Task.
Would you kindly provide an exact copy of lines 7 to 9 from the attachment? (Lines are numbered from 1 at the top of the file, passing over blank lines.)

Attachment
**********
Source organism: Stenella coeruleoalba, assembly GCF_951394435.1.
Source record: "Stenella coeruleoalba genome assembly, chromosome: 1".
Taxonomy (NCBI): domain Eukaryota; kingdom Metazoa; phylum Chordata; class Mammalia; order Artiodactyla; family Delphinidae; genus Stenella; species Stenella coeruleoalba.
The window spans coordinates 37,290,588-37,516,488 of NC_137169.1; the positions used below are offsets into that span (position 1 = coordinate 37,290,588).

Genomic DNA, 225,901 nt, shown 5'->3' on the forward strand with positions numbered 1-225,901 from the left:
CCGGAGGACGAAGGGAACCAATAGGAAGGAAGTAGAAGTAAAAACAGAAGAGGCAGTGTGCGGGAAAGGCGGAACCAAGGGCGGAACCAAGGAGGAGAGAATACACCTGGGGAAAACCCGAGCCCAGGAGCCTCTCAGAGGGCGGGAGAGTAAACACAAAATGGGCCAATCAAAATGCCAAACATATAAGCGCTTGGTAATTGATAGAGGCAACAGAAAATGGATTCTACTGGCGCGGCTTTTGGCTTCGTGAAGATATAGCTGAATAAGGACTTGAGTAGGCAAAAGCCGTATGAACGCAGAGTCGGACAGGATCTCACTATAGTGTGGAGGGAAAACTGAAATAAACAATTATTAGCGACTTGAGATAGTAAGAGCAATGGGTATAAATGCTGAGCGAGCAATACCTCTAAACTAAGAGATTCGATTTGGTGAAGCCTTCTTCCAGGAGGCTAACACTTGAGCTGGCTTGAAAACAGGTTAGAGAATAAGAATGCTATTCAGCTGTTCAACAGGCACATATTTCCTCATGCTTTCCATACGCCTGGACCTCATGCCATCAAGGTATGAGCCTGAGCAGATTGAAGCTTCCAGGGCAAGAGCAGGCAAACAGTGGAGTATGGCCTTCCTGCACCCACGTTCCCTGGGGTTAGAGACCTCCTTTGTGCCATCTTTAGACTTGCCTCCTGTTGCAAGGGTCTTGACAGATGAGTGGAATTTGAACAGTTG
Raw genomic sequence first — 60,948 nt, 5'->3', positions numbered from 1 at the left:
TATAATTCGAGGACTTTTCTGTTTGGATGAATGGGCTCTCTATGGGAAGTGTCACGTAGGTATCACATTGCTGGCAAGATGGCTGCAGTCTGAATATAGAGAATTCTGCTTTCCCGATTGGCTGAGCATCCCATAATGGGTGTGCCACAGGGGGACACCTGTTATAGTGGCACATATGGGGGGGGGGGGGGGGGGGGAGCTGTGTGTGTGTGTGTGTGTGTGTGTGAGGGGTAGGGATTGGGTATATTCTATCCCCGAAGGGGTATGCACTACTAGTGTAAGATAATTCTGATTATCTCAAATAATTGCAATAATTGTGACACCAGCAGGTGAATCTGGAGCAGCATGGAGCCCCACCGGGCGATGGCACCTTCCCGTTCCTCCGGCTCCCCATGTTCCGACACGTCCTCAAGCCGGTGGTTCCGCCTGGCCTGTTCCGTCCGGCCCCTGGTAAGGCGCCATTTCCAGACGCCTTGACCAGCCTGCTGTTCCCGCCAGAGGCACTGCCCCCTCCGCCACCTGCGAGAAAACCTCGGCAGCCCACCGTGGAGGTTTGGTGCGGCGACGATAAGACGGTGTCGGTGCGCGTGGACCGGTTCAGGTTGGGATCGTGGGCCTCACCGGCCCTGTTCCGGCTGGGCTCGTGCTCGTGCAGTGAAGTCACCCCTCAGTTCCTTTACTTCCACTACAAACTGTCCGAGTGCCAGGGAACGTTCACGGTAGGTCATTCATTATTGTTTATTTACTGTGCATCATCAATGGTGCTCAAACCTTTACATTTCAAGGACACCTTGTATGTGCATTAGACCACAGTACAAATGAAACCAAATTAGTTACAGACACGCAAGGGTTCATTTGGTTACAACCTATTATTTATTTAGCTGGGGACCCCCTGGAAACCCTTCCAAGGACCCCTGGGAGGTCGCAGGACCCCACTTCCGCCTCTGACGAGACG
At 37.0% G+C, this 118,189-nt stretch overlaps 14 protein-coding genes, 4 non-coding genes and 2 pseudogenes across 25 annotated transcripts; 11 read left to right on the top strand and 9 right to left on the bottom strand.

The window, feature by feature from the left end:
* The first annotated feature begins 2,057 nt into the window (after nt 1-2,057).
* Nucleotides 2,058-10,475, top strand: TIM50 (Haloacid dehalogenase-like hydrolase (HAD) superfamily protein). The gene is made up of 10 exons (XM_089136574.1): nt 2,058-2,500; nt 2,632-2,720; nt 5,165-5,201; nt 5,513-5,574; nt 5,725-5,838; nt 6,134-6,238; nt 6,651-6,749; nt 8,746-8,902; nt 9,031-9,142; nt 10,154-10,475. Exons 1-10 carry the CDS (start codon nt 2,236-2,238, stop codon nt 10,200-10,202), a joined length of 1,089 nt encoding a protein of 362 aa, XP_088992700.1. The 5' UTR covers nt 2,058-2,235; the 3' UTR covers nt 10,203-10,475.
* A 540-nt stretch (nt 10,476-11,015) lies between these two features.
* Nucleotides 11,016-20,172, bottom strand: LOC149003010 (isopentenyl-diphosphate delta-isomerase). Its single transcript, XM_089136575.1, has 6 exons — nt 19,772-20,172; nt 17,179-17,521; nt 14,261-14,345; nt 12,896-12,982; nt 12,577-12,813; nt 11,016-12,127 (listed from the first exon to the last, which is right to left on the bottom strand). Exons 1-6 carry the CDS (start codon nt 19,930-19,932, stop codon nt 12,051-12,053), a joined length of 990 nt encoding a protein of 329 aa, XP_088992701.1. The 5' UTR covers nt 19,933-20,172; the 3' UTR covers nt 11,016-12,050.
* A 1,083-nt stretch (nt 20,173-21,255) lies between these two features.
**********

Raw genomic sequence first — 60,948 nt, 5'->3', positions numbered from 1 at the left:
TATAATTCGAGGACTTTTCTGTTTGGATGAATGGGCTCTCTATGGGAAGTGTCACGTAGGTATCACATTGCTGGCAAGATGGCTGCAGTCTGAATATAGAGAATTCTGCTTTCCCGATTGGCTGAGCATCCCATAATGGGTGTGCCACAGGGGGACACCTGTTATAGTGGCACATATGGGGGGGGGGGGGGGGGGGGAGCTGTGTGTGTGTGTGTGTGTGTGTGTGAGGGGTAGGGATTGGGTATATTCTATCCCCGAAGGGGTATGCACTACTAGTGTAAGATAATTCTGATTATCTCAAATAATTGCAATAATTGTGACACCAGCAGGTGAATCTGGAGCAGCATGGAGCCCCACCGGGCGATGGCACCTTCCCGTTCCTCCGGCTCCCCATGTTCCGACACGTCCTCAAGCCGGTGGTTCCGCCTGGCCTGTTCCGTCCGGCCCCTGGTAAGGCGCCATTTCCAGACGCCTTGACCAGCCTGCTGTTCCCGCCAGAGGCACTGCCCCCTCCGCCACCTGCGAGAAAACCTCGGCAGCCCACCGTGGAGGTTTGGTGCGGCGACGATAAGACGGTGTCGGTGCGCGTGGACCGGTTCAGGTTGGGATCGTGGGCCTCACCGGCCCTGTTCCGGCTGGGCTCGTGCTCGTGCAGTGAAGTCACCCCTCAGTTCCTTTACTTCCACTACAAACTGTCCGAGTGCCAGGGAACGTTCACGGTAGGTCATTCATTATTGTTTATTTACTGTGCATCATCAATGGTGCTCAAACCTTTACATTTCAAGGACACCTTGTATGTGCATTAGACCACAGTACAAATGAAACCAAATTAGTTACAGACACGCAAGGGTTCATTTGGTTACAACCTATTATTTATTTAGCTGGGGACCCCCTGGAAACCCTTCCAAGGACCCCTGGGAGGTCGCAGGACCCCACTTCCGCCTCTGACGAGACG
At 37.0% G+C, this 118,189-nt stretch overlaps 14 protein-coding genes, 4 non-coding genes and 2 pseudogenes across 25 annotated transcripts; 11 read left to right on the top strand and 9 right to left on the bottom strand.